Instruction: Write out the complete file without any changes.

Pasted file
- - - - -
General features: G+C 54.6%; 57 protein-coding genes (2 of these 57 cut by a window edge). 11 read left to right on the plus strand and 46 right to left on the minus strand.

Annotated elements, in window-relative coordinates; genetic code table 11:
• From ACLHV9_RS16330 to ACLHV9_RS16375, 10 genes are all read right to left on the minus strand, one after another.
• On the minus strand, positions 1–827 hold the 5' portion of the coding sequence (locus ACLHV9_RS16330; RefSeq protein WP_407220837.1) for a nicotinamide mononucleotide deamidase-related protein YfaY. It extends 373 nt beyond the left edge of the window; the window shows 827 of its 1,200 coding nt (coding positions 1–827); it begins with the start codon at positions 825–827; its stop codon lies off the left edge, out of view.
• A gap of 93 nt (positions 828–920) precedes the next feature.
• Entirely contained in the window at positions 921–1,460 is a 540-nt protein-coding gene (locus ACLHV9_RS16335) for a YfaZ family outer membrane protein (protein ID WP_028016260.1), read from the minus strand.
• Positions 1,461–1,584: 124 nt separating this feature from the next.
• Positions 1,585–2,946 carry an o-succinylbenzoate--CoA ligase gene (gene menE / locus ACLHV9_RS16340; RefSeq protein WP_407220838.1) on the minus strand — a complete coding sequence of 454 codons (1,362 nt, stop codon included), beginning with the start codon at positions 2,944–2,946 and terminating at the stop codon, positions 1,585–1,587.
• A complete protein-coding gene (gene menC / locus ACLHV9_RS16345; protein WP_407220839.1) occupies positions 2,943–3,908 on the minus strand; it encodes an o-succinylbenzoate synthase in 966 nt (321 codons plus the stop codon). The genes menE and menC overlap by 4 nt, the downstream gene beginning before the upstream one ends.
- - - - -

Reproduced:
General features: G+C 54.6%; 57 protein-coding genes (2 of these 57 cut by a window edge). 11 read left to right on the plus strand and 46 right to left on the minus strand.

Annotated elements, in window-relative coordinates; genetic code table 11:
• From ACLHV9_RS16330 to ACLHV9_RS16375, 10 genes are all read right to left on the minus strand, one after another.
• On the minus strand, positions 1–827 hold the 5' portion of the coding sequence (locus ACLHV9_RS16330; RefSeq protein WP_407220837.1) for a nicotinamide mononucleotide deamidase-related protein YfaY. It extends 373 nt beyond the left edge of the window; the window shows 827 of its 1,200 coding nt (coding positions 1–827); it begins with the start codon at positions 825–827; its stop codon lies off the left edge, out of view.
• A gap of 93 nt (positions 828–920) precedes the next feature.
• Entirely contained in the window at positions 921–1,460 is a 540-nt protein-coding gene (locus ACLHV9_RS16335) for a YfaZ family outer membrane protein (protein ID WP_028016260.1), read from the minus strand.
• Positions 1,461–1,584: 124 nt separating this feature from the next.
• Positions 1,585–2,946 carry an o-succinylbenzoate--CoA ligase gene (gene menE / locus ACLHV9_RS16340; RefSeq protein WP_407220838.1) on the minus strand — a complete coding sequence of 454 codons (1,362 nt, stop codon included), beginning with the start codon at positions 2,944–2,946 and terminating at the stop codon, positions 1,585–1,587.
• A complete protein-coding gene (gene menC / locus ACLHV9_RS16345; protein WP_407220839.1) occupies positions 2,943–3,908 on the minus strand; it encodes an o-succinylbenzoate synthase in 966 nt (321 codons plus the stop codon). The genes menE and menC overlap by 4 nt, the downstream gene beginning before the upstream one ends.